Researchers at the Indian Institute of Science, Bangalore, have developed a new chemical compound that may be used to deliver aspirin in a controlled manner. The compound can be injected and can carry a large amount of aspirin.

In commonly used pills or patches, aspirin is trapped inside a capsule or a mesh. In the new compound, aspirin is built into backbone of a long polymer chain based on a sugar molecule called Xylitol, which occurs naturally in fruits and vegetables and is used as a sweetener. When delivered into the body, enzymes break the bond between Xylitol molecule and the drug, resulting in gradual release of the drug into bloodstream.

Aspirin is used for reducing fever and pain. It is also used to lower the risk of heart attack or stroke by preventing clots from forming in blood vessels. However, it has certain side effects. Studies have shown that a gradual release of the drug instead of a rapid single burst can stave them off. Further, if a single chemical compound can keep circulating in the body and release a specified amount of the drug periodically, it would help avoid administering multiple pills at different times.

An advantage of the new compound is that it is totally biodegradable. All the precursors used to make the polymer are endogenous or native to the body. So, there is no accumulation. Besides, Xylitol is relatively unreactive and unlikely to interfere with aspirin’s action.

The new compound represents an important technological development as the scientists have for the first time being able to ensure that Xylitol molecules formed a long straight polymer chain that could be easily dissolved into a gel and thus made injectable.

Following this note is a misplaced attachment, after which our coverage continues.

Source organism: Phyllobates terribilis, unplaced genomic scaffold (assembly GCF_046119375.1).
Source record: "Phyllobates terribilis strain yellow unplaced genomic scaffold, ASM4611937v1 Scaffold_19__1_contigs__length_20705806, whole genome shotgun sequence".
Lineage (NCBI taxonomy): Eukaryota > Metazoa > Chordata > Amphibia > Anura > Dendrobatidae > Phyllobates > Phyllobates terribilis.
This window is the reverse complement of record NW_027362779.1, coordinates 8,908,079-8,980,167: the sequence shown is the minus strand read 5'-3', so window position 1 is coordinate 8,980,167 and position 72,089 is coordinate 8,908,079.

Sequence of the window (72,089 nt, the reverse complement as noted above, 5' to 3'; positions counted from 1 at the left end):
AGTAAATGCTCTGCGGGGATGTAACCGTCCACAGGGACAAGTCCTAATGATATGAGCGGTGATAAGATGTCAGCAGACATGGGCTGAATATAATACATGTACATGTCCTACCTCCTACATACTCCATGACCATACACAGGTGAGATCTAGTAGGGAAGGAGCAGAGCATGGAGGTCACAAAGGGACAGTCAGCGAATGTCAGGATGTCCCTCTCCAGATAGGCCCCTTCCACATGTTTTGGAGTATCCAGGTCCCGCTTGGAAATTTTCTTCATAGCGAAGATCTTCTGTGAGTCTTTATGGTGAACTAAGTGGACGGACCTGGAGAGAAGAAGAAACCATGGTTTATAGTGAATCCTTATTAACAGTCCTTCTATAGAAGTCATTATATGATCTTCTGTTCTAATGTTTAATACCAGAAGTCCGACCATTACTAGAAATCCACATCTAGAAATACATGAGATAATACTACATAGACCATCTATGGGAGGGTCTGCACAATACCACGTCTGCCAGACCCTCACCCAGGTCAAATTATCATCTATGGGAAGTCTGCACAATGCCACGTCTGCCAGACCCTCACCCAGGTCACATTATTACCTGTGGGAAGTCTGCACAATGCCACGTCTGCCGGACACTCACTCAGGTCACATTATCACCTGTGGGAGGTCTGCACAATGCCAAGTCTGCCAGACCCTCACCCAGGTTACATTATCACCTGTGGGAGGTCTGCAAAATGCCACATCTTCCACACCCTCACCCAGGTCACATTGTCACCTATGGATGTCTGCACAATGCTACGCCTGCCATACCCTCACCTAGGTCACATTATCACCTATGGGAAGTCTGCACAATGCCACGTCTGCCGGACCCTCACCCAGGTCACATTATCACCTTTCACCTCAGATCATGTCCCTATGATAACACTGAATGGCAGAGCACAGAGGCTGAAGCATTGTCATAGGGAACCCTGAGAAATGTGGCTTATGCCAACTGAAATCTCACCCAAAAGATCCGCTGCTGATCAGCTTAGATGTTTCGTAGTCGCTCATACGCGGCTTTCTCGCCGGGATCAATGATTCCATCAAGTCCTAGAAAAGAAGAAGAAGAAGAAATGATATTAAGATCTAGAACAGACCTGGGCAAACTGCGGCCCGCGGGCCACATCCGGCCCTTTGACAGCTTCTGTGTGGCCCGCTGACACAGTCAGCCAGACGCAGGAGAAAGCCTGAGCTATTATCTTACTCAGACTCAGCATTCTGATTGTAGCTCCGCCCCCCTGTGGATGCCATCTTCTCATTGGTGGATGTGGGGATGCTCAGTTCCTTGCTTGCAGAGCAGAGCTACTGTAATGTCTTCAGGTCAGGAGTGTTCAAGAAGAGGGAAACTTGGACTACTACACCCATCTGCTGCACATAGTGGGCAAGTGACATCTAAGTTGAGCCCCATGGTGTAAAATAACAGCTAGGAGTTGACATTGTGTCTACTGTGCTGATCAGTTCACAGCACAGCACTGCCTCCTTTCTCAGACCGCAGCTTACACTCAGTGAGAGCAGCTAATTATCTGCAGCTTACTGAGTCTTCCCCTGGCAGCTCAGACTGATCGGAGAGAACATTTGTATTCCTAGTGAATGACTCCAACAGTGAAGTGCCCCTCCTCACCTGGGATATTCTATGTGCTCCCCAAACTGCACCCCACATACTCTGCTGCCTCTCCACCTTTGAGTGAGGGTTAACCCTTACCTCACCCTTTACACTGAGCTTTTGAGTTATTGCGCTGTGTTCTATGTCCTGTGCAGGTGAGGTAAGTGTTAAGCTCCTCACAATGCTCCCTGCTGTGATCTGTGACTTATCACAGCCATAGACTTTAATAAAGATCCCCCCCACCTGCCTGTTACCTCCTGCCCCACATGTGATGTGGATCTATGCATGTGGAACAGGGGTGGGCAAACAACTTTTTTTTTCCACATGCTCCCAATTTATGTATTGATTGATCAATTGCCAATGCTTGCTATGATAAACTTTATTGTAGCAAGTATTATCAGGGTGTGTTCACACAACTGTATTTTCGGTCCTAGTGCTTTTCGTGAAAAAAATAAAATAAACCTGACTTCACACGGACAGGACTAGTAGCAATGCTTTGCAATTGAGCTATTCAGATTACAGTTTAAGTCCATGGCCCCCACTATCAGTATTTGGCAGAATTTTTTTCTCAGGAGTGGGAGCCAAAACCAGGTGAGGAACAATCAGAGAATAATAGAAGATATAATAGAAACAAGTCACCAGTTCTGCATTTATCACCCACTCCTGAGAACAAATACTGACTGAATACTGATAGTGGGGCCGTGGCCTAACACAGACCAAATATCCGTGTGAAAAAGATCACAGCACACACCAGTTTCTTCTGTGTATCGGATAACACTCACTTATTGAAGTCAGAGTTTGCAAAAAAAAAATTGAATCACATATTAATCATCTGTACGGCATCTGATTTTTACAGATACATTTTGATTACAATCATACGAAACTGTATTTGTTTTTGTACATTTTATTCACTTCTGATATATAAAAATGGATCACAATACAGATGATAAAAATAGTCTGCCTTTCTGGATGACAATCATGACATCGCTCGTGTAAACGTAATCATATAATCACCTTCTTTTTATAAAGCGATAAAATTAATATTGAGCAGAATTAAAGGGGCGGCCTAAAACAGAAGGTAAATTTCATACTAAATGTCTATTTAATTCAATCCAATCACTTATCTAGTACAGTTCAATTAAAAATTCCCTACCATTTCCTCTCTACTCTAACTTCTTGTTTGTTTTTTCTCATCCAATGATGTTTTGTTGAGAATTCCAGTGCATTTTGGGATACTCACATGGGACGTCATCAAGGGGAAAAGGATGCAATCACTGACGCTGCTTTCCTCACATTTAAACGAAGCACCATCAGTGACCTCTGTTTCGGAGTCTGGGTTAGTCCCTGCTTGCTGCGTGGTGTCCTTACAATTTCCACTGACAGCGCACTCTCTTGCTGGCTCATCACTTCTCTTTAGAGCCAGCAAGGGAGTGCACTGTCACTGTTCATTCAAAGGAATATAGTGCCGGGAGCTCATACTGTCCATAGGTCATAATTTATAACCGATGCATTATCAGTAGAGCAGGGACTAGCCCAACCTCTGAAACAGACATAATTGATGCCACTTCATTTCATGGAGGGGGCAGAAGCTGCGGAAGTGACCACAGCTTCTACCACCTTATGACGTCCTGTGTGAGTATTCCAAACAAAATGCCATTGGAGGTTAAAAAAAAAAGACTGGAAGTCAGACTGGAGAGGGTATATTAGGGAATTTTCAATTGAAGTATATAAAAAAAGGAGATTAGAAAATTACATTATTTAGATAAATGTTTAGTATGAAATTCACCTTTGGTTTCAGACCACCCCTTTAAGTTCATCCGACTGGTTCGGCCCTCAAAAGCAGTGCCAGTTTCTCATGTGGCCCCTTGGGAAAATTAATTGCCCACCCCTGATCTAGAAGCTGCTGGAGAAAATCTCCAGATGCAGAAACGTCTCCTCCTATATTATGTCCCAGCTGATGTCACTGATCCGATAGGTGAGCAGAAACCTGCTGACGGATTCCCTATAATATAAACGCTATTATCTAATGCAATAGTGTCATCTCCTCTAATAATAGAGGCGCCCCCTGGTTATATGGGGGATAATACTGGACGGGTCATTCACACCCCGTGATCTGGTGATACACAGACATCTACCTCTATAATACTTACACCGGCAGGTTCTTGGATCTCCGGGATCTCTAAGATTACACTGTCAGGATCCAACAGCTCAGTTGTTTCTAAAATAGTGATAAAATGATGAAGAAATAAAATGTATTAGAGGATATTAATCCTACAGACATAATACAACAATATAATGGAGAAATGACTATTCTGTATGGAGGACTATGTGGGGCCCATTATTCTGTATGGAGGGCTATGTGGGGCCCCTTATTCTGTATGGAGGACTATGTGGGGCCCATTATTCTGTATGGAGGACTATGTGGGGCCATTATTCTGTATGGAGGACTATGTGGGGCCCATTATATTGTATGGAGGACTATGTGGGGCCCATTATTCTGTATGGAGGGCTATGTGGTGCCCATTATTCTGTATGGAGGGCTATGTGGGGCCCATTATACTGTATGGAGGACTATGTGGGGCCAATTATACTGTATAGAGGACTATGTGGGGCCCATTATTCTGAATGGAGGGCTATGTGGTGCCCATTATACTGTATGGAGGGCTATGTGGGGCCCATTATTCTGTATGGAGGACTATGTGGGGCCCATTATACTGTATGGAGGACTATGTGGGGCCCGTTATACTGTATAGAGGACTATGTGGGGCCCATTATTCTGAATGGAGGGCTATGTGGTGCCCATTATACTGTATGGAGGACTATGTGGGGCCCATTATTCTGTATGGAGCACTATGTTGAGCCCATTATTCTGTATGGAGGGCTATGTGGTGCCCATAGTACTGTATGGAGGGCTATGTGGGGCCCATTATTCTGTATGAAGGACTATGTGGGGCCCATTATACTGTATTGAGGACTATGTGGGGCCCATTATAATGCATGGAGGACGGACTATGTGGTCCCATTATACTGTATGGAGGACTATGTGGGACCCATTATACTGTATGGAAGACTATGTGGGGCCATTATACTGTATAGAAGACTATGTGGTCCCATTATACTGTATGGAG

Over the years, research teams in different parts of the world had been attempting to create such Xylitol based polymers for delivering drugs in a controlled manner. But, they could only get complex mesh like structures. These were difficult to dissolve and made injectable. Consequently, they needed to be implanted into the body surgically. The IISc researchers have solved this problem by using a new technique which involved modifying the reaction conditions.

Kaushik Chatterjee, a member of the research team, said the timing and dose of the drug delivery can be adjusted by merely tweaking the type of chemical bonds and number of free sites the compound has. “For instance, if someone wanted low doses of aspirin over sustained periods, say weeks, then you may want to have more such bonds that would not degrade so easily’’.

He noted that the polymer can be used for incorporating other drugs also. “The chemistry used for incorporating the aspirin is by reacting the carboxylate group of the drug with the hydroxyl group of Xylitol to form the ester bond. This strategy can be used to include other drugs also in the backbone like ibuprofen’’. The study has been published in International Journal of Pharmaceutics.

This article was first published by India Science Wire.